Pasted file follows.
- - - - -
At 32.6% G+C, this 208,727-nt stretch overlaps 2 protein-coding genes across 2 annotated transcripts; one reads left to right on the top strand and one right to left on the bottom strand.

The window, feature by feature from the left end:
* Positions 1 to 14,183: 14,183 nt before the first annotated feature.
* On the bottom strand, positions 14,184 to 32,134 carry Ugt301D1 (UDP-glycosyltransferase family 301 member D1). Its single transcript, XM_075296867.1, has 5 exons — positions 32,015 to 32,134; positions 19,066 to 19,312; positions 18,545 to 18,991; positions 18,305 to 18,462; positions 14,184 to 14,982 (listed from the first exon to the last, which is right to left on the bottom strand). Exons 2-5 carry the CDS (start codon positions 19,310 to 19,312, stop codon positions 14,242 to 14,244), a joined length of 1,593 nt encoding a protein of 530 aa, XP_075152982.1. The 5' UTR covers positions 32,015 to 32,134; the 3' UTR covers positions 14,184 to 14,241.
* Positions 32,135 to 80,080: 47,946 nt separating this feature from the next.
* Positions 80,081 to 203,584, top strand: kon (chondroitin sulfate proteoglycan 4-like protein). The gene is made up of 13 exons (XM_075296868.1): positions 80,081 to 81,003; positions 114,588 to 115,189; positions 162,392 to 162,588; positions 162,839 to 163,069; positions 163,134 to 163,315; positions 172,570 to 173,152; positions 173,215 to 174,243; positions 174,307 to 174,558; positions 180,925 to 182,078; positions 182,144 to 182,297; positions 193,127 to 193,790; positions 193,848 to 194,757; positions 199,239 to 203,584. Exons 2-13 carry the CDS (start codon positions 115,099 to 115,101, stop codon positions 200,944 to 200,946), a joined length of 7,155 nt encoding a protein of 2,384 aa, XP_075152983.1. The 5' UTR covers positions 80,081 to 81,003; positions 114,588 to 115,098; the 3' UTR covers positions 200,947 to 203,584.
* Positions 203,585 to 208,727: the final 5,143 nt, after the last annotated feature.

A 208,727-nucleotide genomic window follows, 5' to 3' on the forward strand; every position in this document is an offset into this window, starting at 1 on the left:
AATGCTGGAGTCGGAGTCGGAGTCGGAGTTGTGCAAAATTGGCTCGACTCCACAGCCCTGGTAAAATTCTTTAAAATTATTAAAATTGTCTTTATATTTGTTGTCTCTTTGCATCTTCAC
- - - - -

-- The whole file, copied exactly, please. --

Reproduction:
At 32.6% G+C, this 208,727-nt stretch overlaps 2 protein-coding genes across 2 annotated transcripts; one reads left to right on the top strand and one right to left on the bottom strand.

The window, feature by feature from the left end:
* Positions 1 to 14,183: 14,183 nt before the first annotated feature.
* On the bottom strand, positions 14,184 to 32,134 carry Ugt301D1 (UDP-glycosyltransferase family 301 member D1). Its single transcript, XM_075296867.1, has 5 exons — positions 32,015 to 32,134; positions 19,066 to 19,312; positions 18,545 to 18,991; positions 18,305 to 18,462; positions 14,184 to 14,982 (listed from the first exon to the last, which is right to left on the bottom strand). Exons 2-5 carry the CDS (start codon positions 19,310 to 19,312, stop codon positions 14,242 to 14,244), a joined length of 1,593 nt encoding a protein of 530 aa, XP_075152982.1. The 5' UTR covers positions 32,015 to 32,134; the 3' UTR covers positions 14,184 to 14,241.
* Positions 32,135 to 80,080: 47,946 nt separating this feature from the next.
* Positions 80,081 to 203,584, top strand: kon (chondroitin sulfate proteoglycan 4-like protein). The gene is made up of 13 exons (XM_075296868.1): positions 80,081 to 81,003; positions 114,588 to 115,189; positions 162,392 to 162,588; positions 162,839 to 163,069; positions 163,134 to 163,315; positions 172,570 to 173,152; positions 173,215 to 174,243; positions 174,307 to 174,558; positions 180,925 to 182,078; positions 182,144 to 182,297; positions 193,127 to 193,790; positions 193,848 to 194,757; positions 199,239 to 203,584. Exons 2-13 carry the CDS (start codon positions 115,099 to 115,101, stop codon positions 200,944 to 200,946), a joined length of 7,155 nt encoding a protein of 2,384 aa, XP_075152983.1. The 5' UTR covers positions 80,081 to 81,003; positions 114,588 to 115,098; the 3' UTR covers positions 200,947 to 203,584.
* Positions 203,585 to 208,727: the final 5,143 nt, after the last annotated feature.

A 208,727-nucleotide genomic window follows, 5' to 3' on the forward strand; every position in this document is an offset into this window, starting at 1 on the left:
AATGCTGGAGTCGGAGTCGGAGTCGGAGTTGTGCAAAATTGGCTCGACTCCACAGCCCTGGTAAAATTCTTTAAAATTATTAAAATTGTCTTTATATTTGTTGTCTCTTTGCATCTTCAC